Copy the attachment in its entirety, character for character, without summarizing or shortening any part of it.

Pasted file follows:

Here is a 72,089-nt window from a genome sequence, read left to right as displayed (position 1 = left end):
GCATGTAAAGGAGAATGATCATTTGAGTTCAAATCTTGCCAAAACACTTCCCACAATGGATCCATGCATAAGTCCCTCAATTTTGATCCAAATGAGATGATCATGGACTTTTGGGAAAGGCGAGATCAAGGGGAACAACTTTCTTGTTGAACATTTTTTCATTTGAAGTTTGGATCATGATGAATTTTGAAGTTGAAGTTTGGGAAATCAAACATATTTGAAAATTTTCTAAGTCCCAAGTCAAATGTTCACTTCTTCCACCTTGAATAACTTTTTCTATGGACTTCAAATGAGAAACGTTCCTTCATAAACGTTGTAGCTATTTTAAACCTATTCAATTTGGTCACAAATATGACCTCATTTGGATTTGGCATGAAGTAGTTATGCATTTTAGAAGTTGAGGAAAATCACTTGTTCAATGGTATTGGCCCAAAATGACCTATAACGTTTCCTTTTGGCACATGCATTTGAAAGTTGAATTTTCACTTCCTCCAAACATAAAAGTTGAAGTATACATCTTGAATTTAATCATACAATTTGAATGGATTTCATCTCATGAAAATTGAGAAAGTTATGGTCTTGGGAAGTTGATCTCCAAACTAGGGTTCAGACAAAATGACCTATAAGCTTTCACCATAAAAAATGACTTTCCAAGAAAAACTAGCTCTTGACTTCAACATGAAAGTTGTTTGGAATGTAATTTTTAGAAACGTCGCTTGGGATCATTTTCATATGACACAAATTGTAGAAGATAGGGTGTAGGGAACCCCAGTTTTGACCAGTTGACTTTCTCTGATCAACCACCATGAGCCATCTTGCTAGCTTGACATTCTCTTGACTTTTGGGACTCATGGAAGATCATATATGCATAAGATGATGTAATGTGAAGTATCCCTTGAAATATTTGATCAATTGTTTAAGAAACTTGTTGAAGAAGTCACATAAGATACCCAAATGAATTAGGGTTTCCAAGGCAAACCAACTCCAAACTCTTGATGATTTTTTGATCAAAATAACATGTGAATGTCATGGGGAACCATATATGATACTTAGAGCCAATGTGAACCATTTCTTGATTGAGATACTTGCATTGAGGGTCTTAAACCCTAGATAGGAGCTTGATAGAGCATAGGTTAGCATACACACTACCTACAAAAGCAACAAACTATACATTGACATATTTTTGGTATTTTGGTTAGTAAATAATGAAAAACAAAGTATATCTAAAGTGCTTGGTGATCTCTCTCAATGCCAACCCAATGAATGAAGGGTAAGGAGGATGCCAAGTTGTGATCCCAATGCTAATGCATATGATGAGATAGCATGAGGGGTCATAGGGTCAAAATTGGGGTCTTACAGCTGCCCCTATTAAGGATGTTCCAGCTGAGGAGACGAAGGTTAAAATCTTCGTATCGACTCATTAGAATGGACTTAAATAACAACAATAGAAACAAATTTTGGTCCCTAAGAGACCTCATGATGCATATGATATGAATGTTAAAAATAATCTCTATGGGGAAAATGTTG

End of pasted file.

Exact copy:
Here is a 72,089-nt window from a genome sequence, read left to right as displayed (position 1 = left end):
GCATGTAAAGGAGAATGATCATTTGAGTTCAAATCTTGCCAAAACACTTCCCACAATGGATCCATGCATAAGTCCCTCAATTTTGATCCAAATGAGATGATCATGGACTTTTGGGAAAGGCGAGATCAAGGGGAACAACTTTCTTGTTGAACATTTTTTCATTTGAAGTTTGGATCATGATGAATTTTGAAGTTGAAGTTTGGGAAATCAAACATATTTGAAAATTTTCTAAGTCCCAAGTCAAATGTTCACTTCTTCCACCTTGAATAACTTTTTCTATGGACTTCAAATGAGAAACGTTCCTTCATAAACGTTGTAGCTATTTTAAACCTATTCAATTTGGTCACAAATATGACCTCATTTGGATTTGGCATGAAGTAGTTATGCATTTTAGAAGTTGAGGAAAATCACTTGTTCAATGGTATTGGCCCAAAATGACCTATAACGTTTCCTTTTGGCACATGCATTTGAAAGTTGAATTTTCACTTCCTCCAAACATAAAAGTTGAAGTATACATCTTGAATTTAATCATACAATTTGAATGGATTTCATCTCATGAAAATTGAGAAAGTTATGGTCTTGGGAAGTTGATCTCCAAACTAGGGTTCAGACAAAATGACCTATAAGCTTTCACCATAAAAAATGACTTTCCAAGAAAAACTAGCTCTTGACTTCAACATGAAAGTTGTTTGGAATGTAATTTTTAGAAACGTCGCTTGGGATCATTTTCATATGACACAAATTGTAGAAGATAGGGTGTAGGGAACCCCAGTTTTGACCAGTTGACTTTCTCTGATCAACCACCATGAGCCATCTTGCTAGCTTGACATTCTCTTGACTTTTGGGACTCATGGAAGATCATATATGCATAAGATGATGTAATGTGAAGTATCCCTTGAAATATTTGATCAATTGTTTAAGAAACTTGTTGAAGAAGTCACATAAGATACCCAAATGAATTAGGGTTTCCAAGGCAAACCAACTCCAAACTCTTGATGATTTTTTGATCAAAATAACATGTGAATGTCATGGGGAACCATATATGATACTTAGAGCCAATGTGAACCATTTCTTGATTGAGATACTTGCATTGAGGGTCTTAAACCCTAGATAGGAGCTTGATAGAGCATAGGTTAGCATACACACTACCTACAAAAGCAACAAACTATACATTGACATATTTTTGGTATTTTGGTTAGTAAATAATGAAAAACAAAGTATATCTAAAGTGCTTGGTGATCTCTCTCAATGCCAACCCAATGAATGAAGGGTAAGGAGGATGCCAAGTTGTGATCCCAATGCTAATGCATATGATGAGATAGCATGAGGGGTCATAGGGTCAAAATTGGGGTCTTACAGCTGCCCCTATTAAGGATGTTCCAGCTGAGGAGACGAAGGTTAAAATCTTCGTATCGACTCATTAGAATGGACTTAAATAACAACAATAGAAACAAATTTTGGTCCCTAAGAGACCTCATGATGCATATGATATGAATGTTAAAAATAATCTCTATGGGGAAAATGTTG